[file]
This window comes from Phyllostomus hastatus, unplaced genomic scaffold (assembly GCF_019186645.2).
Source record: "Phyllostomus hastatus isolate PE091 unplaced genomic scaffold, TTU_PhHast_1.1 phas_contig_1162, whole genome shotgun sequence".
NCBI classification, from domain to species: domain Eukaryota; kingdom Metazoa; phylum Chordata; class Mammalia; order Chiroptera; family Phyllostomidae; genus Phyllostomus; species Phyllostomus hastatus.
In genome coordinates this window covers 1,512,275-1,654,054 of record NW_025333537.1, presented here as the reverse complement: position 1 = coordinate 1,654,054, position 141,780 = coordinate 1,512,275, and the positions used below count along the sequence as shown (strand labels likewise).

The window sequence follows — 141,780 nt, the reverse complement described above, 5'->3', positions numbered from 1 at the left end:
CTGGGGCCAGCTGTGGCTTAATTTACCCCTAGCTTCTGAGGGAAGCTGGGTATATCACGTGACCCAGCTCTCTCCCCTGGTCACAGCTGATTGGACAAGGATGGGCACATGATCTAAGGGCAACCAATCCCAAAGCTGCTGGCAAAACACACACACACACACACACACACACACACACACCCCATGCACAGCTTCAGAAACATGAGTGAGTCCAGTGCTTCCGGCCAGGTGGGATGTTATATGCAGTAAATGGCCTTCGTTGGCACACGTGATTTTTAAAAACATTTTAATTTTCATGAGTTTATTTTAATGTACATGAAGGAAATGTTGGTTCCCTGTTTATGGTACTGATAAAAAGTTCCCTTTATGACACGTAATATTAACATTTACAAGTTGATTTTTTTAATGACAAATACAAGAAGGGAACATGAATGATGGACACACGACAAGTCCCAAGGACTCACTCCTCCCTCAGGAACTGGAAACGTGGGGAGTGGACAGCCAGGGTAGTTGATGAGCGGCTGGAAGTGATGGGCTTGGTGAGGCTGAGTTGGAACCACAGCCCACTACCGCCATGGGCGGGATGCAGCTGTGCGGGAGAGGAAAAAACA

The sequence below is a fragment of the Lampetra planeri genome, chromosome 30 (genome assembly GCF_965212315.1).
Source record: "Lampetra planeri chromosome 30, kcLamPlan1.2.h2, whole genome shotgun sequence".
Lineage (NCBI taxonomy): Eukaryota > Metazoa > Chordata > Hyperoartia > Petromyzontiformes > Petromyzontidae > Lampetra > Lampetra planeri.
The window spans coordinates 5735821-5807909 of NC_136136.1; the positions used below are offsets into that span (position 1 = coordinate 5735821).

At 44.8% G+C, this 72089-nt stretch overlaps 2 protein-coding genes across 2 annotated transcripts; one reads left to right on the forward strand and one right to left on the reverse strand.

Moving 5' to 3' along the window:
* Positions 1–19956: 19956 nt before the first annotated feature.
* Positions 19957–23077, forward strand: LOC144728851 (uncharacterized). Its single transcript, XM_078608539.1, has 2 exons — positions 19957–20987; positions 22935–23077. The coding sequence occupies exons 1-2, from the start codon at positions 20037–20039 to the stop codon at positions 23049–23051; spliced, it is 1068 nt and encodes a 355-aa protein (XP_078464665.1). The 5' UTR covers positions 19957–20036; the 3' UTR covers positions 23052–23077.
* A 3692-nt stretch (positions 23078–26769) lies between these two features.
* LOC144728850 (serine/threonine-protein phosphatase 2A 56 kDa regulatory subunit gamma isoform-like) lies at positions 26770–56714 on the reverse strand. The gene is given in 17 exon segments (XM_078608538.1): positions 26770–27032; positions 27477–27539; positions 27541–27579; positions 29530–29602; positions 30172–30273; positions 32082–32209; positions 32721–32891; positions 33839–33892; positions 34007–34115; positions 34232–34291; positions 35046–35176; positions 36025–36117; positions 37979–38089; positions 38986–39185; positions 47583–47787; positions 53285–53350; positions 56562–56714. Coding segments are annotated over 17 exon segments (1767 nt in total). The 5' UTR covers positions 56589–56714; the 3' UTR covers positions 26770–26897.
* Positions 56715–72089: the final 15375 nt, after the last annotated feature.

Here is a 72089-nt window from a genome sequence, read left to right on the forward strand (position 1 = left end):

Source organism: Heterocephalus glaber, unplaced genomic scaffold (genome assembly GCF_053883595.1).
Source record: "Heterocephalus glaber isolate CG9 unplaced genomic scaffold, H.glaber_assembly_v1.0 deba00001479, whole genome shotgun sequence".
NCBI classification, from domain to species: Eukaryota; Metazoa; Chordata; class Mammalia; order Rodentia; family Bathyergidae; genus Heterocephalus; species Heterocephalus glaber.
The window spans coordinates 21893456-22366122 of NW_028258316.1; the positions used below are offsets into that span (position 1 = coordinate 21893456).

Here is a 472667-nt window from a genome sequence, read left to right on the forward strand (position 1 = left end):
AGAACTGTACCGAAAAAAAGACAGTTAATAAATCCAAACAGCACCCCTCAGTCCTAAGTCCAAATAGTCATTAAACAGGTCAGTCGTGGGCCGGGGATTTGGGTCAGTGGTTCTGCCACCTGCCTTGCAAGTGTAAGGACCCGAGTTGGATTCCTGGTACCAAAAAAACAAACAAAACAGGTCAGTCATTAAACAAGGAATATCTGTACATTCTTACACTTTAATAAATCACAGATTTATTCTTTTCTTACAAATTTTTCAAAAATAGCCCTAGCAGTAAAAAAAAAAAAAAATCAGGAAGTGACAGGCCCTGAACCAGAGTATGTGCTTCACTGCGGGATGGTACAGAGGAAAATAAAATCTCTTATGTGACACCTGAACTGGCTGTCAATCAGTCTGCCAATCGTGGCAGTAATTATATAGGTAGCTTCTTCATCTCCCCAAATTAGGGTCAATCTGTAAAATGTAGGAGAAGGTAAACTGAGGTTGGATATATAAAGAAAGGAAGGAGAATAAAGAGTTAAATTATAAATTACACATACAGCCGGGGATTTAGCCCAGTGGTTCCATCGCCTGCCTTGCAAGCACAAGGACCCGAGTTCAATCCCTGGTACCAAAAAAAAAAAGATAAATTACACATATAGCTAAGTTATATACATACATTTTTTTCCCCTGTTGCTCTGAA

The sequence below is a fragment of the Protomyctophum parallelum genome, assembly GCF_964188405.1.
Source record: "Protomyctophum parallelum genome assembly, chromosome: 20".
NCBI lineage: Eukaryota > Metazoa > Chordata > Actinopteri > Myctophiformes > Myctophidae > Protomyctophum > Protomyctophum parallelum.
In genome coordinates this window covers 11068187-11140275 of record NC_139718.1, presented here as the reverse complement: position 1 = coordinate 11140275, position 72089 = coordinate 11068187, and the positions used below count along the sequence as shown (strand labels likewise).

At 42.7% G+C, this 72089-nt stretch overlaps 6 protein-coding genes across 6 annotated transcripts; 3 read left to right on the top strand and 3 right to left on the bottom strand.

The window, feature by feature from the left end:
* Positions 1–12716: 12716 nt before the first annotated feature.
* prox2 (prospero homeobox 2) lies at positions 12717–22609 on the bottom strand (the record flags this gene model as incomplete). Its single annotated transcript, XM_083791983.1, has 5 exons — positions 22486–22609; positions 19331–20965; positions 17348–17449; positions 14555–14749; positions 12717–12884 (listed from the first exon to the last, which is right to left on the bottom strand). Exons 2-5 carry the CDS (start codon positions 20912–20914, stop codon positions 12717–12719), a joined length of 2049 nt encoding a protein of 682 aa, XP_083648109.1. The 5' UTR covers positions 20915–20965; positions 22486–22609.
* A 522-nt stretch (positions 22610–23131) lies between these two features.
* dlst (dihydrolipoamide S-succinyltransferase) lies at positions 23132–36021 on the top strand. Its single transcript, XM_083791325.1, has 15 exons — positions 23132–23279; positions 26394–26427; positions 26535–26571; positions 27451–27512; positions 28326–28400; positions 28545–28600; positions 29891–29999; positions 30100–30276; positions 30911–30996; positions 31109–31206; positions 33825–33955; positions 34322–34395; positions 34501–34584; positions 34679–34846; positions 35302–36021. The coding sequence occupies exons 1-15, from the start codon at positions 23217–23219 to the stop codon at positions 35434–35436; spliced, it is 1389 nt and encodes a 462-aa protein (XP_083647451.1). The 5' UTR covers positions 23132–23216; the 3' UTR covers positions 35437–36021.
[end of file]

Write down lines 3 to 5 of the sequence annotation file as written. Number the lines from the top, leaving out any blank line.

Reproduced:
NCBI classification, from domain to species: domain Eukaryota; kingdom Metazoa; phylum Chordata; class Mammalia; order Chiroptera; family Phyllostomidae; genus Phyllostomus; species Phyllostomus hastatus.
In genome coordinates this window covers 1,512,275-1,654,054 of record NW_025333537.1, presented here as the reverse complement: position 1 = coordinate 1,654,054, position 141,780 = coordinate 1,512,275, and the positions used below count along the sequence as shown (strand labels likewise).

The window sequence follows — 141,780 nt, the reverse complement described above, 5'->3', positions numbered from 1 at the left end: